Model Boats and Yachts

3.1 Classification. A boat will be classified according to its rig and length.

3.2 Rigs. Boats are described under the following Categories:

  • Category 1 Cutters [Defined as single masted boats with mainsail and jib(s)].
  • Category 2 Schooners, Ketches and Yawls.
  • Category 3 Beach Yawls [One whose keel runs the whole 1~ of the hull].
  • Category X Boats not conforming to Categories 1,2 or 3.

3.3 Classes. For general and championship races, boats are divided into the following classes:

  • Class A. Boats 27″ to 36″ inclusive. The measurement is the maximum hull length.
  • Class B. Boats 21″ to 26″ inclusive. between perpendiculars, with a tolerance of 1/4.
  • ClassC. Boats 15″ to 20″ inclusive.

There is no general restriction on the materials used for constructing boats. For championship races, age restrictions are applied: please see section 6.

3.4 Length. The overall length of a boat shall be the length of the deck including any feature of the hull or other fitting, such as a rudder, which extends beyond the surface of the deck, measured between perpendiculars. Boats will be measured to the nearest inch; over measurements within 1/4 inch will be rounded down and those in excess of 1/4 inch will be rounded up. The bowsprit or bumpkin is excluded from this measurement for classification purposes but these may be taken into account for handicapping. (See para 3.6)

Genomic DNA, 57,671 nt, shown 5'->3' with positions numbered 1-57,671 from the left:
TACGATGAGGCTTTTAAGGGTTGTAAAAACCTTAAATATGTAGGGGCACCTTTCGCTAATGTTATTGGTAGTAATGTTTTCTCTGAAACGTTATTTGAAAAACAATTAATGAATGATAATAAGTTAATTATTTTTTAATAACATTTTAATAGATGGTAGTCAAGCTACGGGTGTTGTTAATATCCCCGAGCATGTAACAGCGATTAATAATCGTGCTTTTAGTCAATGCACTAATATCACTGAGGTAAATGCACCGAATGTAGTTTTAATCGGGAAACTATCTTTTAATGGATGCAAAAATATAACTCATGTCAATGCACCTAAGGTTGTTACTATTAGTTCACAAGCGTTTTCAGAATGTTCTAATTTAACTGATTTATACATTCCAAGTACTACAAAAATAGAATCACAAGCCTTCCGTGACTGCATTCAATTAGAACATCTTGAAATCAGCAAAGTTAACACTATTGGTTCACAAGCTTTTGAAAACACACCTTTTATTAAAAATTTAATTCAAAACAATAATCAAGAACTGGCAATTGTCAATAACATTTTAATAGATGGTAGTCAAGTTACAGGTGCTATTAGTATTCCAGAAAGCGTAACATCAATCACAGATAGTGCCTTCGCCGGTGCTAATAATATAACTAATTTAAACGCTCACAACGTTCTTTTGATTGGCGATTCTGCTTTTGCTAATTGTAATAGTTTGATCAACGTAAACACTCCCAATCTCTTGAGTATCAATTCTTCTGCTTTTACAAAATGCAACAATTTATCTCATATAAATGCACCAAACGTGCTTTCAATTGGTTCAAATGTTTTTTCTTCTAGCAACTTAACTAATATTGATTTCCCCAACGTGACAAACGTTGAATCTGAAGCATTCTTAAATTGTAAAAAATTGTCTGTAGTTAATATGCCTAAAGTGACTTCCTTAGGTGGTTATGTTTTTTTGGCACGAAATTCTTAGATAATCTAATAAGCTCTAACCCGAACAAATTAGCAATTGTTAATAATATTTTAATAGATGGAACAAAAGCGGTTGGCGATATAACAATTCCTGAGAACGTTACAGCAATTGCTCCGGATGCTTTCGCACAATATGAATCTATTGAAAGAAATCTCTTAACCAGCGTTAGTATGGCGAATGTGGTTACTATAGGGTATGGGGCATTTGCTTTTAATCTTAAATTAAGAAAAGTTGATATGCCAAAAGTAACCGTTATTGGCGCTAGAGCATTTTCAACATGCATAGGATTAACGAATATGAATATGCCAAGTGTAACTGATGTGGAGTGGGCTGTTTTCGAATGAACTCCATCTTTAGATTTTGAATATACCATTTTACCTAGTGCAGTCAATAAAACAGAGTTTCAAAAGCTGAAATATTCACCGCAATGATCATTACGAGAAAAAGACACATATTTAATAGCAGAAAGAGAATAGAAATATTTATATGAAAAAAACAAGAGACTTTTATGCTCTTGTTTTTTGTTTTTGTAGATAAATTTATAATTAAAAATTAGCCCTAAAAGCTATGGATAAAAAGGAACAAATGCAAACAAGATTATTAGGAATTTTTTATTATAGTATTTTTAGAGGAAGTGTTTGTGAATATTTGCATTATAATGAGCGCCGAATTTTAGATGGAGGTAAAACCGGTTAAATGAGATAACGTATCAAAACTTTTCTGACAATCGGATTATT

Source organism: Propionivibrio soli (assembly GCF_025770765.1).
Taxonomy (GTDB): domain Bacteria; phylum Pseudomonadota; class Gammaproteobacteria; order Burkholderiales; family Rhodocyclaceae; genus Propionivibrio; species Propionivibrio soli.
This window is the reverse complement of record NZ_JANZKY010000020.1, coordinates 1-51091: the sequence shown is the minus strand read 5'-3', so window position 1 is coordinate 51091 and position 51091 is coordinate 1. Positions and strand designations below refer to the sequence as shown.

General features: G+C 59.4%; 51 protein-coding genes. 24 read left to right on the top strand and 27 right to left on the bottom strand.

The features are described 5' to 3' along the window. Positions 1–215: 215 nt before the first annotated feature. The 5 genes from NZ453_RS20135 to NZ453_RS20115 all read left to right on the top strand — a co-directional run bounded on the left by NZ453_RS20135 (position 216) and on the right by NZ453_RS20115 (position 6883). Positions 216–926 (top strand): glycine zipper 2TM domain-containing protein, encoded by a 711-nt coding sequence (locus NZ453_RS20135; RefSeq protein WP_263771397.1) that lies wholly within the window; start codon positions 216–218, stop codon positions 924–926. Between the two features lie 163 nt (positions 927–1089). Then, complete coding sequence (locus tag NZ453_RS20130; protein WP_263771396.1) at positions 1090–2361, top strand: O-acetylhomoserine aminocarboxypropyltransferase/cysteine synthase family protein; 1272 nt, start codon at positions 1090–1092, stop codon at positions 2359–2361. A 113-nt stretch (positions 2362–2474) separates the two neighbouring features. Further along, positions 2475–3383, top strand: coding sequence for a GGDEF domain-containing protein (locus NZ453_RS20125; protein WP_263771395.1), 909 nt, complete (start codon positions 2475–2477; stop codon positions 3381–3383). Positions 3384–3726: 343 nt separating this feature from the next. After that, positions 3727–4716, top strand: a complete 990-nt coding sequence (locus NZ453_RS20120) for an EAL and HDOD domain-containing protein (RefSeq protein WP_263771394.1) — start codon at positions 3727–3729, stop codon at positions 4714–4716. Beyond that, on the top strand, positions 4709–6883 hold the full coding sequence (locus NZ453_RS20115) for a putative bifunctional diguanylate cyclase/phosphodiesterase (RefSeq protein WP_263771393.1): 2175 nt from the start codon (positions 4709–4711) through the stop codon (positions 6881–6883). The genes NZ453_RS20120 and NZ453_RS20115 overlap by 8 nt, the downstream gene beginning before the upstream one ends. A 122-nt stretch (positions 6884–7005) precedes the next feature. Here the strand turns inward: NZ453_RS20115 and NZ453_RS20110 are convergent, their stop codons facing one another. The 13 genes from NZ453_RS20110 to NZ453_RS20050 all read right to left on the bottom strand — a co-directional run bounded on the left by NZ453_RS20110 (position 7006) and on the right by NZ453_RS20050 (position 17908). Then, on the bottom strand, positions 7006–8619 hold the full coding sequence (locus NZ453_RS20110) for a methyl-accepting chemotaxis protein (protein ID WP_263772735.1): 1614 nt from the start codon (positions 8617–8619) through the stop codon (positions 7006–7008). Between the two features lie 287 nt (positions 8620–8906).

3.5 Naming and Registering. A new boat should be brought before the committee to register its name, to measure its length and to determine its handicap, before it is first raced. The name and length shall be clearly inscribed on the boat. The handicap number will be shown in front of the boat’s name on the racing programme.

3.6 Handicapping. The handicap number is the overall length of the boat in inches, as described in para 3.4. However, if projections, bowsprit or bumpkin are not being fully used, or if these fittings exceed 50% of the overall length, the committee may add an additional handicap. This adjustment may also after the boat’s class.

3.7 Homemade Boats. A home-made boat is defined as one that has been entirely made by a maker who does not make boats for sale. ‘Entirely made’ is defined as; ‘shaped, finished, sails cut and all parts assembled’. A boat made from a kit is not ‘Home-made’.

For five years, a home-made boat may be sailed by the builder or a nominee of the builder. After five years, it may be sailed only by the builder or a child of the builder, in the builder’s lifetime. No more than four boats may be entered in a special race or Championship for home-made boats.

3.8 Veteran Yachts. These are boats that were sailed in Southwold prior to 1957.